contrarian view points and effective rebuttals


the poster for the “The Force Awakens” is fucking ugly, this is better


I’m of the belief that just about anything other than math* is going to be a matter of opinion, this is especially so when it comes to art and its appreciation. Again, there’s no such thing as an “Objective” opinion. None. Zip. Zero. You can use objective facts to form an opinion around them, but in the end almost anything is arguable.

I’m with totalbiscuit when he states that what people want when they say “objective review” is that they want the reviewer to step outside of themselves, to aim to be not completely insular so that it is a useful tool in a purchase or something similar. My initial reaction was to reject that in my reviews, but now i believe that you have to step outside yourself a little in order to think critically.

Which brings us to the subject of this editorial; while cruising my facebook feed i found an interesting article posted by a number of my friends. It is a facebook user’s rebuttal of huffington post’s article the links are as follows:

I had no idea that the Huffpost article existed for starters, as i don’t google for Star Wars news, and i was really tempted to not click on Granger’s article as as i have no desire to read another glowing review about a film that while at least watchable wasn’t my cup of tea. But i was curious and found that it wasn’t a review, but a rebuttal of an article.

Despite my reservations about the movie in question (Granger says that Kylo Ren is interesting but i beg to differ) i have to agree with him in saying that the Huffpost article is one of the most sloppiest pieces of “journalism” i’ve ever seen. Indeed it was written by someone who was purposefully looking for something to find wrong about the movie, as it so willfully and proudly ignores many of the hints provided for these plot holes in the movie itself.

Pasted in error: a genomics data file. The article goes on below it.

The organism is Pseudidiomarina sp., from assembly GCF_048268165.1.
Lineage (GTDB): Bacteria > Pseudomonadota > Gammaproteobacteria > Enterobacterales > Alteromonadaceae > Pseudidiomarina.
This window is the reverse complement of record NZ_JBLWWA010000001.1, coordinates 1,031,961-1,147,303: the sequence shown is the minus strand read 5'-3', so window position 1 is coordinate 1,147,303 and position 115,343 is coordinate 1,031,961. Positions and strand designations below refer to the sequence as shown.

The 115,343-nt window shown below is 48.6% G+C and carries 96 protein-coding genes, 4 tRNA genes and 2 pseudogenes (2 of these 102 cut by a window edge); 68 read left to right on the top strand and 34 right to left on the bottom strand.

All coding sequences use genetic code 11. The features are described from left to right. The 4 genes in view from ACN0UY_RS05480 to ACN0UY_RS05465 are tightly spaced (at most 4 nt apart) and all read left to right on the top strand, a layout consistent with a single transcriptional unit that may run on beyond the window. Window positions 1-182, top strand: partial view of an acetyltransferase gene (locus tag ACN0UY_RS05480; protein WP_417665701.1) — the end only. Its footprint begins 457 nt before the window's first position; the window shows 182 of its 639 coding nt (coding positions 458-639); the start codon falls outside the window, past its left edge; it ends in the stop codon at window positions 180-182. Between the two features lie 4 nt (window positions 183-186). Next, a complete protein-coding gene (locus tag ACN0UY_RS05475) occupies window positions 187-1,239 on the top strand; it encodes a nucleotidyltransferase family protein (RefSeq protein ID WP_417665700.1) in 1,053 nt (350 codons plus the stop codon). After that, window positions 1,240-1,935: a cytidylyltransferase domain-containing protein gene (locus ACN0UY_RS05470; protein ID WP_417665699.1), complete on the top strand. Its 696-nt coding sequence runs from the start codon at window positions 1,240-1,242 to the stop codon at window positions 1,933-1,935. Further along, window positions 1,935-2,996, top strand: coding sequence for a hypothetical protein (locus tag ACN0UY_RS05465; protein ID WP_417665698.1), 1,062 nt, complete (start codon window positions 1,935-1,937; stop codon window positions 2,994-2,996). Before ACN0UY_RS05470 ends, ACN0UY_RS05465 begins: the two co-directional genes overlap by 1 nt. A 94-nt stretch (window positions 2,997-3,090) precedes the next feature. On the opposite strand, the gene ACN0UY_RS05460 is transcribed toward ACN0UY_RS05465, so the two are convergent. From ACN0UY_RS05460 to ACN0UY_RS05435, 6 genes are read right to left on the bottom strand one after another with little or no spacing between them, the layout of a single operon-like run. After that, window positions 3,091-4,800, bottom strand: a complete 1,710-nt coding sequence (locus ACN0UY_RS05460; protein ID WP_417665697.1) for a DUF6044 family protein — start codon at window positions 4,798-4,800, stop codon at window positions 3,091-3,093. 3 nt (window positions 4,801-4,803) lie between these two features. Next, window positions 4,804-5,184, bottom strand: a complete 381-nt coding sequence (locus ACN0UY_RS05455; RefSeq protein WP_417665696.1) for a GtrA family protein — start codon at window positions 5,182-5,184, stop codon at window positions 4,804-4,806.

It was inevitable that this sort of contrarian garbage would come out against the movie, as people like feeling special and the easiest laziest way to do that is to shit all over something that lots of people like. Believe me when i say i wanted The Force Awakens to be a bad movie, as i was and still am sick to death of the fandom and the near mania that the mention of Star Wars does to people.

But it isn’t a bad movie, even when i discard all sense of “objectivity” and look completely insular and appeal to my darkest most violent thoughts about the series i couldn’t deny that i had fun, i was tempted to rate it a ** 1/2 instead of the *** that it got but again that would be lying to myself and i’m not going to do that. I’m not going to be contrarian to present the illusion that i have critical thinking skills like the writer of that Huffpost article does, nor will i ever read anything written by him as his list is a mendacity designed to appeal to people who didn’t like the movie and are too lazy to figure out what they didn’t like about it themselves.